The show (or video) is sponsored by Taylor Guitars, who make some very attractive instruments.

The Oppotunity Cost of Neoliberal Policy

Opportunity CostAs you should know by now, you should be reading Jonathan Cohn every day. And yesterday was no exception. He wrote, Is Obamacare Making Insurance Cheaper in Your City? It is primarily concerned with the new Kaiser Family Foundation study that I wrote about yesterday morning, Good News About Obamacare Doesn’t Get Out. But Cohn went into a bit more depth about the issue, as he usually does.

I was very struck by the end of the article where he talks about how the lower premiums will be distributed. He provided the example of Los Angeles where the decrease in premium is due to lower prices offered by Anthem. So if people have Blue Shield right now and decide to just keep it next year, they may end up paying more. Cohn commented, “It’s confusing, I know. And you can safely assume that not all consumers are going to understand this. It’s going to cause real problems come open enrollment time, particularly since some people will choose to re-enroll in their current plans automatically.” Indeed it is confusing.

This is one of the many problems with neoliberal policy. There is this idea that people have nothing better to do with their time but to look at all the options for health insurance each year and decide which one is best. To conservatives, this is called, “Freedom!” But it doesn’t feel much like freedom to the average American who is already busy making ends meet. It reminds me of the lines at the grocery store. I think most people would prefer a single queue where they know they would be treated fairly rather than the current system where the most obnoxious people dash to the next check-stand that opens.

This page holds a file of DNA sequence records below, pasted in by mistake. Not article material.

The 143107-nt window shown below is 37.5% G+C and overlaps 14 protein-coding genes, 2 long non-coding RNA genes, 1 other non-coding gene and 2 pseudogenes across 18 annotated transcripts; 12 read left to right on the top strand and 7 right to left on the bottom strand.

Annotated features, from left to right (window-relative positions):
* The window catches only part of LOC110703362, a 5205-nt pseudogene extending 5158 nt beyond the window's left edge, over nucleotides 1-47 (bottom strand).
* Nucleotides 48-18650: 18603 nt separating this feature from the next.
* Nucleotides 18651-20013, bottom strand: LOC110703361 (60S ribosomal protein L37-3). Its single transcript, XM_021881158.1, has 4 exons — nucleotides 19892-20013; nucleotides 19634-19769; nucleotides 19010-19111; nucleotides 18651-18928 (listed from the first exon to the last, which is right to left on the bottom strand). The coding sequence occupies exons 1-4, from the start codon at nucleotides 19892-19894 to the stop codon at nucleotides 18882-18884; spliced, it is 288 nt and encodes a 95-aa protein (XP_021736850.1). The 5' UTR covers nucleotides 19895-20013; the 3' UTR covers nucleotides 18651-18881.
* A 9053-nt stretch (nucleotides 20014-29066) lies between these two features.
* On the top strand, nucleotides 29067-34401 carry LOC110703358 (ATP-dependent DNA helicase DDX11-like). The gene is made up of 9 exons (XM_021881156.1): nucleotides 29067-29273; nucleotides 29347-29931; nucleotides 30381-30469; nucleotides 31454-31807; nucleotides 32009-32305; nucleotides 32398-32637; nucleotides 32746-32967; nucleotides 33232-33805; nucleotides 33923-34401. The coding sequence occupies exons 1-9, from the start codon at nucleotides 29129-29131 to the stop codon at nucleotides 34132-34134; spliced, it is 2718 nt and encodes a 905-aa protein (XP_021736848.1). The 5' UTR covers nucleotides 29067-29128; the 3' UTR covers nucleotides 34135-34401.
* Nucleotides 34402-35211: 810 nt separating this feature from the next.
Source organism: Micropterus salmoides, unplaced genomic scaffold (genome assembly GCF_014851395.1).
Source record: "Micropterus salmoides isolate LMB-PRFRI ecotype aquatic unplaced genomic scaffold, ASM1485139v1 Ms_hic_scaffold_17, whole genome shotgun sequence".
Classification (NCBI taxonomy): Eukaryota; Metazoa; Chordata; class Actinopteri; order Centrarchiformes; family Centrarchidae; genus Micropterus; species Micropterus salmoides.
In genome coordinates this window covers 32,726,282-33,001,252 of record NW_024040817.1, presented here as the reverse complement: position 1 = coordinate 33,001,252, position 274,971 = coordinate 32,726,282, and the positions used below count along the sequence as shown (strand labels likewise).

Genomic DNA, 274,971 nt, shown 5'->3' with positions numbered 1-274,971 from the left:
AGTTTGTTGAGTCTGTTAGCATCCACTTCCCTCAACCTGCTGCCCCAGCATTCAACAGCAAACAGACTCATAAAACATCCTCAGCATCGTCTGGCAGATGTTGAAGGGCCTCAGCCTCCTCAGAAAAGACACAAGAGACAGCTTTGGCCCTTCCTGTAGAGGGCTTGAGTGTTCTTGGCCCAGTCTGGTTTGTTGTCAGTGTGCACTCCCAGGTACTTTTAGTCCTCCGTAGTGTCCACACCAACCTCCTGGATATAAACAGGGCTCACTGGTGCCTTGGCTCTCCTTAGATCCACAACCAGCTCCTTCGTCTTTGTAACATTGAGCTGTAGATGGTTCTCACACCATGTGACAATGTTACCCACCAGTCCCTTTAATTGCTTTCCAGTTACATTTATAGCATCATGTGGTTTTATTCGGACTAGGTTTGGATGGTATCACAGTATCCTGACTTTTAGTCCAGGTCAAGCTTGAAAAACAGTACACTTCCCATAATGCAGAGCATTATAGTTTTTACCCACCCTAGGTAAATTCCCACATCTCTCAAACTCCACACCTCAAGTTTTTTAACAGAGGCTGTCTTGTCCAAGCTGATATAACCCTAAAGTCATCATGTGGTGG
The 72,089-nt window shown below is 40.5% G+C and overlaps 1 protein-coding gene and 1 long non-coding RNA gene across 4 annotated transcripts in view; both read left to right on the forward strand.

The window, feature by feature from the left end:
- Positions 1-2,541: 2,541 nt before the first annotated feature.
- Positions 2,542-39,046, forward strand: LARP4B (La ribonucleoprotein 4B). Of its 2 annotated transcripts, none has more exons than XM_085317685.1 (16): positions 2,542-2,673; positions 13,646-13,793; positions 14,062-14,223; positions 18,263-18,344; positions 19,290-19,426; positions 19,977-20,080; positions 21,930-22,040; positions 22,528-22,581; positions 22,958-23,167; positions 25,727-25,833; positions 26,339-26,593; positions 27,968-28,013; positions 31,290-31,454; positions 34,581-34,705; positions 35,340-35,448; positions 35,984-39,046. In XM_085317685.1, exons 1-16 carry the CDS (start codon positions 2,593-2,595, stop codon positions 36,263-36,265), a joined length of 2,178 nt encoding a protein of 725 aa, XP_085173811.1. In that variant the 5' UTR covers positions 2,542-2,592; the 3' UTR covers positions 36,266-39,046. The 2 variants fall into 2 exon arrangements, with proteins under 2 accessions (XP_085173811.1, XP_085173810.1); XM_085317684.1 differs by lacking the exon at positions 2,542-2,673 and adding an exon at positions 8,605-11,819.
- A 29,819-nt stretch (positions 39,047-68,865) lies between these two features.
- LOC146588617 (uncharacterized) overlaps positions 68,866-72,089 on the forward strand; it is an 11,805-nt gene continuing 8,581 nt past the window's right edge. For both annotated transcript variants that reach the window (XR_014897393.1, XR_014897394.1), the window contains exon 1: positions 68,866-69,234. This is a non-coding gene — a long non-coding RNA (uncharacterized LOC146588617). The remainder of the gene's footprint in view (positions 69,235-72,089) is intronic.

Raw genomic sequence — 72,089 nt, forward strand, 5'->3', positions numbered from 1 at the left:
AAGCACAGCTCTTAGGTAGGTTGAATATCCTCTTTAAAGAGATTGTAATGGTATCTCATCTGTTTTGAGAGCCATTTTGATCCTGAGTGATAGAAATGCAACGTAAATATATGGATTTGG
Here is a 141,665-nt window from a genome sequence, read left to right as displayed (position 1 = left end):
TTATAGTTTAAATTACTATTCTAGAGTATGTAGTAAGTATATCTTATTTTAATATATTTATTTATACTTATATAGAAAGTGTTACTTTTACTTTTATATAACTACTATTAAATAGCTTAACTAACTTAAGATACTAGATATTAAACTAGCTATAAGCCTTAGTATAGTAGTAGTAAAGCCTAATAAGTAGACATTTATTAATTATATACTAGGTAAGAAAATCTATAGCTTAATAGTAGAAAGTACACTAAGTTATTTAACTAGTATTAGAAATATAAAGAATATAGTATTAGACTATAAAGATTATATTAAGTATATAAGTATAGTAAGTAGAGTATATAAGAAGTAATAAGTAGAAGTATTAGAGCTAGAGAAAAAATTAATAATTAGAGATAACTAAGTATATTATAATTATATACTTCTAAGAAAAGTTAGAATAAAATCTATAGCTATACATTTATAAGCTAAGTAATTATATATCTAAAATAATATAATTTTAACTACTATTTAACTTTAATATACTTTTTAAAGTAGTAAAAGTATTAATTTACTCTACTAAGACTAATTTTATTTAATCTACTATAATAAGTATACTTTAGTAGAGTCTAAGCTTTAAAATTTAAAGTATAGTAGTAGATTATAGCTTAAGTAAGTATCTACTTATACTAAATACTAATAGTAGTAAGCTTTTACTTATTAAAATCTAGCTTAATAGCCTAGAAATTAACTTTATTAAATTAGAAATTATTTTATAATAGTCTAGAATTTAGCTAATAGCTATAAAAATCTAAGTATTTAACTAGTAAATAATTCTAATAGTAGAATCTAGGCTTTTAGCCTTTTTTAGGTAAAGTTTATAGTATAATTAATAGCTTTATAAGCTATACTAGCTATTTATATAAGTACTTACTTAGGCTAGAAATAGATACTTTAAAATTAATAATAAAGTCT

What’s more, the economics of neoliberal policies are never fully worked out. These policies normally have huge opportunity costs. But they are ignored because it is a cost that is far greater on the poor (with little political power) than it is on the rich (with much political power). I know that we consistently get saddled with neoliberal policies because we are told that they are the only ones that are politically viable. But the reason they are politically viable is because they benefit the rich, and the country is run by and for the rich.

I’m glad that Obamacare is working out well. There is no doubt that it is far superior to the system we had before. But it is still suboptimal. We continue to use “free” markets to provide services, even in cases where those exact markets were a total failure. Look at the way that those in the so called Education Reform movement are so eager to destroy the public school system because they claim it is broken. If only these people applied the same thinking toward the healthcare system. But of course, the two are exactly opposite. Destroying public schools is seen as in the interests of the rich, and protecting our byzantine private insurance system is seen as in the interests of the rich.

You can predict government policy with a simple procedure. Does it benefit the rich? If so, it is the mainstream policy. If not, it is out of the question — not even worth discussing — “commie talk.” Are you enjoying your oligarchy?

Makeup as Dehumanization

Using Makeup to Go From Beautiful Inhuman